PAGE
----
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Improved droplet breakup models for spray applications

Stefanitsis, D., Strotos, G., Nikolopoulos, N., Kakaras, E. and Gavaises, M. ORCID: 0000-0003-0874-8534 (2019). Improved droplet breakup models for spray applications. International Journal of Heat and Fluid Flow, 76, pp. 274-286. doi: 10.1016/j.ijheatfluidflow.2019.02.010

Abstract

The current study examines the performance of two zero-dimensional (0D) aerodynamically-induced breakup models, utilized for the prediction of droplet deformation during the breakup process in the bag, multi-mode and sheet-thinning regimes. The first model investigated is an improved version of the widely used Taylor analogy breakup (TAB) model, which compared to other models has the advantage of having an analytic solution. Following, a model based on the modified Navier–Stokes (M-NS) is examined. The parameters of both models are estimated based upon published experimental data for the bag breakup regime and CFD simulations with Diesel droplets performed as part of this work for the multi-mode and sheet-thinning regimes, for which there is a scarcity of experimental data. Both models show good accuracy in the prediction of the temporal evolution of droplet deformation in the three breakup regimes, compared to the experimental data and the CFD simulations. It is found that the best performance of the two is achieved with the M-NS model. Finally, a unified secondary breakup model is presented, which incorporates various models found in the literature, i.e. TAB, non-linear TAB (NLTAB), droplet deformation and breakup (DDB) and M-NS, into one equation using adjustable coefficients, allowing to switch among the different models.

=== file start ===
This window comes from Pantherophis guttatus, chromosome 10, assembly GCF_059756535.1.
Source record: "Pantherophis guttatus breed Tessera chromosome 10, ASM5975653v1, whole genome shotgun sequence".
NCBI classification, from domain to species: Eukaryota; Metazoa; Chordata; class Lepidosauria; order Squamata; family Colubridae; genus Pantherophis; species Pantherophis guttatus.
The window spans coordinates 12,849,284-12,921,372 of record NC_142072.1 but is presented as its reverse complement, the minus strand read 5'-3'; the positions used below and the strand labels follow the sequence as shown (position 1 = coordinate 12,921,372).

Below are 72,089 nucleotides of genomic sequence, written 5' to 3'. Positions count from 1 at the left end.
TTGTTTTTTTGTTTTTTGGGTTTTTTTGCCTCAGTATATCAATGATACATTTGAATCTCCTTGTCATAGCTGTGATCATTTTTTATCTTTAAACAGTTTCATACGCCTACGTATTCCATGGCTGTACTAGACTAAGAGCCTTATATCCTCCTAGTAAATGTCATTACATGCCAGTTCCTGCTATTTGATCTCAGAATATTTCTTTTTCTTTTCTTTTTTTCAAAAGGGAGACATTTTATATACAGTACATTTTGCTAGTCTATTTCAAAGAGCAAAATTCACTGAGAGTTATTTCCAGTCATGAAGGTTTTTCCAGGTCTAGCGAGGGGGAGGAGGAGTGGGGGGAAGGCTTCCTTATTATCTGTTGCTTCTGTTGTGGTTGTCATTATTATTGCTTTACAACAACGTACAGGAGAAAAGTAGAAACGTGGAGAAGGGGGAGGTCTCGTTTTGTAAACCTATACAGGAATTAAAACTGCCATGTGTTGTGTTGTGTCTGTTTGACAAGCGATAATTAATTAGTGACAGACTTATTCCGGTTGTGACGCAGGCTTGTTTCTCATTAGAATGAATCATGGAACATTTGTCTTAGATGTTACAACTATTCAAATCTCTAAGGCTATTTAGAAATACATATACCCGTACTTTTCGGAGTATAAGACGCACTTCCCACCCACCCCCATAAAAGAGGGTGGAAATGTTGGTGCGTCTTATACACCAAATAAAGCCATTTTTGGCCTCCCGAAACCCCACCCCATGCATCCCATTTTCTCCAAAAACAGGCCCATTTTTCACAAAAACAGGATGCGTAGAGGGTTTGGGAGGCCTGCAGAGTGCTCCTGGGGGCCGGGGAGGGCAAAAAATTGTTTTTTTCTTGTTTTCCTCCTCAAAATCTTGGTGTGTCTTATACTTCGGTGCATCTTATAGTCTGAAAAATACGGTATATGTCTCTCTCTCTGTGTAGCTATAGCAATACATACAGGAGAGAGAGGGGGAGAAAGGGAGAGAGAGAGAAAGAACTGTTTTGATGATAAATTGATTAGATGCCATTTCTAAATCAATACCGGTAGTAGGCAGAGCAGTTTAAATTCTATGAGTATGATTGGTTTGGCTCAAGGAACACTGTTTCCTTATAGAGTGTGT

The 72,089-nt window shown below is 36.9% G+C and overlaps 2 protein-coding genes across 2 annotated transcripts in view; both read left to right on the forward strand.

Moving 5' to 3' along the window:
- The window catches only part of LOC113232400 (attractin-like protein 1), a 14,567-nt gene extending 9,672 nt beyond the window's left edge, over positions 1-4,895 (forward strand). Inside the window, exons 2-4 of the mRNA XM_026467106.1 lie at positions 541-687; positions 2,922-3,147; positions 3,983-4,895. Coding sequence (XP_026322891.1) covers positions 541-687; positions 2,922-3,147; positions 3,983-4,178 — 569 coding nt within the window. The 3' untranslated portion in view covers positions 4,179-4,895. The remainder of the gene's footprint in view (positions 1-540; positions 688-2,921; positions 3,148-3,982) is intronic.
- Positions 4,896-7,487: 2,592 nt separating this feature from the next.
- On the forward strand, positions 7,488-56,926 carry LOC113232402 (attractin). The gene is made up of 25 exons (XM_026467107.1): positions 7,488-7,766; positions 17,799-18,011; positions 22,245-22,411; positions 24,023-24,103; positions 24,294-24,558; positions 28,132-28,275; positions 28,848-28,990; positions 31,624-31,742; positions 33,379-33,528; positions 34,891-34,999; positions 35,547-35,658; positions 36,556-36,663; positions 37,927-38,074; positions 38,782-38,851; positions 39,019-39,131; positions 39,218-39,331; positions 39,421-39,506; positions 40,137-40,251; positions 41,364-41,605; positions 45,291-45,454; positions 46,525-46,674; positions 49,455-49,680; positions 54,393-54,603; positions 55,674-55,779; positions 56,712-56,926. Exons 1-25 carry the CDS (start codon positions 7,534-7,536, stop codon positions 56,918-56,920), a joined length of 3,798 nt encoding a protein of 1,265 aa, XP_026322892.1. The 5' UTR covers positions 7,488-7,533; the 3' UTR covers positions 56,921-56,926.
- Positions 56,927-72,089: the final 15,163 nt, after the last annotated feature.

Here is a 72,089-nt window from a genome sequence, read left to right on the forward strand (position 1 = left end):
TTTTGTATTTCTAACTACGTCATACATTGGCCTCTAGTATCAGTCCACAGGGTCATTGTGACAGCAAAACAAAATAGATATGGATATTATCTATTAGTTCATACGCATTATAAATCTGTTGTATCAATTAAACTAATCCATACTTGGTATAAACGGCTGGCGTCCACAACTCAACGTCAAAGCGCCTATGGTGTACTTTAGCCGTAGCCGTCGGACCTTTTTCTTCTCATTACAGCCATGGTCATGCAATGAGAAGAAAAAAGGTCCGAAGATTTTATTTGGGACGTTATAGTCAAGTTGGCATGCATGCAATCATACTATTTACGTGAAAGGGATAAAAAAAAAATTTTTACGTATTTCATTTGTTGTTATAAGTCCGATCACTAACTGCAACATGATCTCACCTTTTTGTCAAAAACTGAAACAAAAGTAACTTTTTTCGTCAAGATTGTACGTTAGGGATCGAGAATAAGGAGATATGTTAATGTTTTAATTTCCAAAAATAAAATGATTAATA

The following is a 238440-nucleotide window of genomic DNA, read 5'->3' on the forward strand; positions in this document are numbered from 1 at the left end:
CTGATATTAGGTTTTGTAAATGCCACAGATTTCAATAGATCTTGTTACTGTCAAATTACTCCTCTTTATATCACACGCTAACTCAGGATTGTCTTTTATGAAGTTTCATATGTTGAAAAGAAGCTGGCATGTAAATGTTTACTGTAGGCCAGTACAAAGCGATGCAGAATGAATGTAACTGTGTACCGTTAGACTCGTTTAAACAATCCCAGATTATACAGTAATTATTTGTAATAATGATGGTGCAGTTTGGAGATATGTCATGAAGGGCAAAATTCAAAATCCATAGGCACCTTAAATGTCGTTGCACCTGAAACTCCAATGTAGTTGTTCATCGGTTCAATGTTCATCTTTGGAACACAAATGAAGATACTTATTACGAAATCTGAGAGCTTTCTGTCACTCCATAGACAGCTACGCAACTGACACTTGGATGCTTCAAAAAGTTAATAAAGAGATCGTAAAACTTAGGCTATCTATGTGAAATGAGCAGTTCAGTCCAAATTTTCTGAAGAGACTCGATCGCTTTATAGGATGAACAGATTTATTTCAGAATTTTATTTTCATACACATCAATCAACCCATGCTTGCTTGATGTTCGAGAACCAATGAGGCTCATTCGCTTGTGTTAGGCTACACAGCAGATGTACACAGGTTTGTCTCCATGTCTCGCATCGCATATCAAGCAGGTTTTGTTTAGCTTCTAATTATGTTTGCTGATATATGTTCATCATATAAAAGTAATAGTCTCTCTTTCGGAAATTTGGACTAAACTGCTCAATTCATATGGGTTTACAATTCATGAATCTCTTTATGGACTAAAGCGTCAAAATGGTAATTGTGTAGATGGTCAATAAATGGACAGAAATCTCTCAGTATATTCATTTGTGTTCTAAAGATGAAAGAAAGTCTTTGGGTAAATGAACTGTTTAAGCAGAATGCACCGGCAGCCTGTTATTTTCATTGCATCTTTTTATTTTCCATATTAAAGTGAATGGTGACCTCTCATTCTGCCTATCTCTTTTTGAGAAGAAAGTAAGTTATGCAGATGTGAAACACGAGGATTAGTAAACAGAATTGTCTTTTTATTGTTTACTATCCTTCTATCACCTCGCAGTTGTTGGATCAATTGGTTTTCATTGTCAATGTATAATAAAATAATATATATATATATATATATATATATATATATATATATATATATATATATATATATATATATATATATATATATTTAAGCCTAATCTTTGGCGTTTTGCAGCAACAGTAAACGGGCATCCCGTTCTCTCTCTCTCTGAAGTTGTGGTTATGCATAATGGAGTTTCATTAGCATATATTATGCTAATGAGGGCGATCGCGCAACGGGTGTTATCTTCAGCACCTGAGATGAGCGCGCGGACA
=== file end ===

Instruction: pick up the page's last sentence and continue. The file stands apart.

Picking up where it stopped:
Publication Type: Article
Publisher Keywords: Droplet breakup models, Droplet deformation, TAB, CFD
Subjects: T Technology > TJ Mechanical engineering and machinery
T Technology > TL Motor vehicles. Aeronautics. Astronautics
Departments: School of Mathematics, Computer Science & Engineering > Engineering > Mechanical Engineering & Aeronautics
URI: http://openaccess.city.ac.uk/id/eprint/21813
[img] Text - Accepted Version
This document is not freely accessible until 5 March 2020 due to copyright restrictions.
Available under License Creative Commons Attribution Non-commercial No Derivatives.

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